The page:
Saturday, September 15, 2018

The Next Step

Extending the lessons learned from the Dancing Tree I got hold of some casting wax - much harder and structurally sound - but still the ideas marched ahead of the technique and Mal Wood had heaps of work making sure that the cast work reflected my plans... but it worked!
The Moon
Casting the glass pieces provided its own adventure... it's been a while since I built a mold and one ruptured - the mess is still in the bottom of the kiln - but the next firing with both sun and moon in the kiln together gave me the results. And thanks to James Thompson of Blackwood Crystal for coming up with the right colours... the adventure never stops...
The Sun

The final work was shown at the Association of Sculptors of Victoria Annual and Awards Exhibition. And amazingly my peers awarded me a Highly Commended mention. And of course I got a professional image of the work in all its glory.

"Sun and Moon"
So what is the work about? A bit of nature worship? The fire of creation and the water cycle? To me it is a mini cosmos - the pull of the sun and moon driving the water cycle and linking growth and maybe beauty. Hopefully it will speak to different people in different ways - there is no one perfect art form and no one perfect idea of being. Just this is the way I'm working at the moment.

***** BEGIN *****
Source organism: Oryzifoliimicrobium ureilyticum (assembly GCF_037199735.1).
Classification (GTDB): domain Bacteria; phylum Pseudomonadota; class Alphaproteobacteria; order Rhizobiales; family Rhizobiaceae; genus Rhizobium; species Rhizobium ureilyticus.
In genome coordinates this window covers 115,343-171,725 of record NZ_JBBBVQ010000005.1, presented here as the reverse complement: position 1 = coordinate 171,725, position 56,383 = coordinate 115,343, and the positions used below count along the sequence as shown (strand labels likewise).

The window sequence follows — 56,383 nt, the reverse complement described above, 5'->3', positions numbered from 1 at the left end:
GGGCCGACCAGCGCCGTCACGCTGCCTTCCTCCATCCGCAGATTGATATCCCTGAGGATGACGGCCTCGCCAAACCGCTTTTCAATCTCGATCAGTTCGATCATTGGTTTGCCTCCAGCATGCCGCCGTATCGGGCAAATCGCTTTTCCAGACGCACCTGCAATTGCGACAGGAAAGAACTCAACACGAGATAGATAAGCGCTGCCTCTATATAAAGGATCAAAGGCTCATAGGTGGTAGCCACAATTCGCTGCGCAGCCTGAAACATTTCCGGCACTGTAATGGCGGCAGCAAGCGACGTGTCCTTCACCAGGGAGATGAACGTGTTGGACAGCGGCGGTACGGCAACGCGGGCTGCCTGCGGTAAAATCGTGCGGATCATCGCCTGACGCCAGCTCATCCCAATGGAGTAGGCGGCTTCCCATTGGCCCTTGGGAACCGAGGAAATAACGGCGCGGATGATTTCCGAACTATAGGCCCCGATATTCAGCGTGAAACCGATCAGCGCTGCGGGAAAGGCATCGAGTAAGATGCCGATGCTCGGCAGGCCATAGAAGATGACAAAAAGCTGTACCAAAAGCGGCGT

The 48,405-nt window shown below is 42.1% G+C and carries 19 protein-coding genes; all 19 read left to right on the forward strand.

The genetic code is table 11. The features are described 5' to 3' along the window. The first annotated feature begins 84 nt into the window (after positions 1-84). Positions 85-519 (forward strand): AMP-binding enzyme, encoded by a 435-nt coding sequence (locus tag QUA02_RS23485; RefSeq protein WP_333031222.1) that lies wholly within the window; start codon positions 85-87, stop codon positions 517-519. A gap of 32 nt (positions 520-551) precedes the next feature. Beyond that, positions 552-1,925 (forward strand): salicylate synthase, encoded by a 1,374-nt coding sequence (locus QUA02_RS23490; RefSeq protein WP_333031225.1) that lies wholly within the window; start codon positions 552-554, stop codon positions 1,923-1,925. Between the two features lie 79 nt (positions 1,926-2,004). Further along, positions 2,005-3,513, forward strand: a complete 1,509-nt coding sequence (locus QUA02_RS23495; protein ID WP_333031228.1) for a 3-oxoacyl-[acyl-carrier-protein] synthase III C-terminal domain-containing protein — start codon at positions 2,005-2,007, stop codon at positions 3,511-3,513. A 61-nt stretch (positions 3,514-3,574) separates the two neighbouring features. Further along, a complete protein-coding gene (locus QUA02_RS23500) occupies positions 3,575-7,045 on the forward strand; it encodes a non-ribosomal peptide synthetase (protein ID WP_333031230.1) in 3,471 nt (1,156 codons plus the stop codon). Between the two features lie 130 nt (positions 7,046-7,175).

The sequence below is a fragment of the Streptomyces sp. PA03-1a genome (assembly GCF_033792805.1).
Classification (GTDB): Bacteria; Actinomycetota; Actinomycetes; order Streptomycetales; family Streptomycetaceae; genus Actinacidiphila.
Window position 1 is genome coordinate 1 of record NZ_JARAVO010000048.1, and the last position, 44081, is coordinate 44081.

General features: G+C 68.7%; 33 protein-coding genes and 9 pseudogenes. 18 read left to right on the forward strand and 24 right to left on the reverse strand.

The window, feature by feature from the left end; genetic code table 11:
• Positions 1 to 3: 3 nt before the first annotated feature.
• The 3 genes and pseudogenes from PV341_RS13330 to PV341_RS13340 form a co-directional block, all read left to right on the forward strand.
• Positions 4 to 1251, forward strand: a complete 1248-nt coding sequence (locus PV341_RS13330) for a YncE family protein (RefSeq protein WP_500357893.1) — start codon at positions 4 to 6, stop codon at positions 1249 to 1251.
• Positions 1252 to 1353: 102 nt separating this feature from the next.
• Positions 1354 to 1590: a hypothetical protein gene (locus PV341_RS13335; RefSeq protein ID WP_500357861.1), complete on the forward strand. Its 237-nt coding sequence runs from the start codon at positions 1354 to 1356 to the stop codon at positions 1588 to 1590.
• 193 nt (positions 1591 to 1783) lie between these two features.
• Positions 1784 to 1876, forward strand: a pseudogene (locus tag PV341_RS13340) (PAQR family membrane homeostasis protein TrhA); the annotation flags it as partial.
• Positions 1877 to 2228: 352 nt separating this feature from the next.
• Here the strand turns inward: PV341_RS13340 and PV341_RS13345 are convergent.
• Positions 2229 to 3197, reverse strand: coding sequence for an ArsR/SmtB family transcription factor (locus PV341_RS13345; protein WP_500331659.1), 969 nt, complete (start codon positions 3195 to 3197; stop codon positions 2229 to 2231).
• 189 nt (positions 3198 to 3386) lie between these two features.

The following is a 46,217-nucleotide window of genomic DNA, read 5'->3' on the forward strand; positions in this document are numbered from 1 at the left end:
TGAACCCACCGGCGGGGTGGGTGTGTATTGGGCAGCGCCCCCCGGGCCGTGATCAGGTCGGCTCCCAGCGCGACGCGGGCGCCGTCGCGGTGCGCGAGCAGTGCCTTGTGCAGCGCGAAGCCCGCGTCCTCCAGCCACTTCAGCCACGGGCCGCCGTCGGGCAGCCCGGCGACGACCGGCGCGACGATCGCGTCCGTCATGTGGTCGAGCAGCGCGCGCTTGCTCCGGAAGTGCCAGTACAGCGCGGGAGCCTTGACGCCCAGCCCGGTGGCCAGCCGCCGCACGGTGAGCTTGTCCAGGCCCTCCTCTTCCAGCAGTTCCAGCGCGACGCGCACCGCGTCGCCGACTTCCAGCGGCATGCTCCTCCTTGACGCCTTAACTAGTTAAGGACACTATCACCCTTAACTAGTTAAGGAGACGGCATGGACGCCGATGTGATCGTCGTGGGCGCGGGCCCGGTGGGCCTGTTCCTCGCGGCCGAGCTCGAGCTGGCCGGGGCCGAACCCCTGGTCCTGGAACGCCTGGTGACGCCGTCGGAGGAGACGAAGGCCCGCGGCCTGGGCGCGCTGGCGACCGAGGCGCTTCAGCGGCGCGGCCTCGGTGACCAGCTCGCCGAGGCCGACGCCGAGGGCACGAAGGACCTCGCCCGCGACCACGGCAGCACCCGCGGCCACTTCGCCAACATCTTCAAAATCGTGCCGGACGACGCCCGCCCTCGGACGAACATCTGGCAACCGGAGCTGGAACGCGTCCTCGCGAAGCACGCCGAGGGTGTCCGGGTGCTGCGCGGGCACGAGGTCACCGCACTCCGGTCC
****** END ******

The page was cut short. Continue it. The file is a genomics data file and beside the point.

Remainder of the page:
The work is at Qdos Gallery until the end of October... then - who knows..

Sunday, April 15, 2018

Dancing Tree

I owe so many people for their support in making this one... first Yvonne for putting the pressure on to make something for the ASV exhibition at the Flower Show. Then Mal Wood for taking my experimental work and coping with the inherent difficulty of an experiment and the deadline... and getting an amazing! And - there's more - Andrew Bryant found some timber lying around and turned it into the base for the work...... all that to produce an object from an idea - thank you everyone...

Stage one was the experiment: to see if bronze woven wire can be used to support a wax sculpture for a lost wax casting.

the wax - on  bronze woven wire